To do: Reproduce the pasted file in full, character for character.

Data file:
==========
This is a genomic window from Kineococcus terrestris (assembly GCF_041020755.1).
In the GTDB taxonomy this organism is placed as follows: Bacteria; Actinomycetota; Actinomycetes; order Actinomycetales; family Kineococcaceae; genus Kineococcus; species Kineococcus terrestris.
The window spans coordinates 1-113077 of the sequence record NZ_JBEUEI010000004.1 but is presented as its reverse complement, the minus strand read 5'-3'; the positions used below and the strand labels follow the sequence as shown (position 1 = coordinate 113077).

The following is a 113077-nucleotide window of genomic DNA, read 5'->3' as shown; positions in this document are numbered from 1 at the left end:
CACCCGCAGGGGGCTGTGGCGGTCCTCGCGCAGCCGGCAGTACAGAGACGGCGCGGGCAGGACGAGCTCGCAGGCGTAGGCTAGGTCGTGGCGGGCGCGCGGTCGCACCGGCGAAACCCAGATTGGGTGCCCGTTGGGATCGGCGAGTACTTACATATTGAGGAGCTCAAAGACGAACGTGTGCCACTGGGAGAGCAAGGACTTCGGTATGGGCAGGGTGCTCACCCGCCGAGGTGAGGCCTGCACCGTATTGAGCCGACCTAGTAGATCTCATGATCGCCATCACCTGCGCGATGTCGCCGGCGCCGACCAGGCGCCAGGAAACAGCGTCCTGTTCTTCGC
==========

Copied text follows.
This is a genomic window from Kineococcus terrestris (assembly GCF_041020755.1).
In the GTDB taxonomy this organism is placed as follows: Bacteria; Actinomycetota; Actinomycetes; order Actinomycetales; family Kineococcaceae; genus Kineococcus; species Kineococcus terrestris.
The window spans coordinates 1-113077 of the sequence record NZ_JBEUEI010000004.1 but is presented as its reverse complement, the minus strand read 5'-3'; the positions used below and the strand labels follow the sequence as shown (position 1 = coordinate 113077).

The following is a 113077-nucleotide window of genomic DNA, read 5'->3' as shown; positions in this document are numbered from 1 at the left end:
CACCCGCAGGGGGCTGTGGCGGTCCTCGCGCAGCCGGCAGTACAGAGACGGCGCGGGCAGGACGAGCTCGCAGGCGTAGGCTAGGTCGTGGCGGGCGCGCGGTCGCACCGGCGAAACCCAGATTGGGTGCCCGTTGGGATCGGCGAGTACTTACATATTGAGGAGCTCAAAGACGAACGTGTGCCACTGGGAGAGCAAGGACTTCGGTATGGGCAGGGTGCTCACCCGCCGAGGTGAGGCCTGCACCGTATTGAGCCGACCTAGTAGATCTCATGATCGCCATCACCTGCGCGATGTCGCCGGCGCCGACCAGGCGCCAGGAAACAGCGTCCTGTTCTTCGC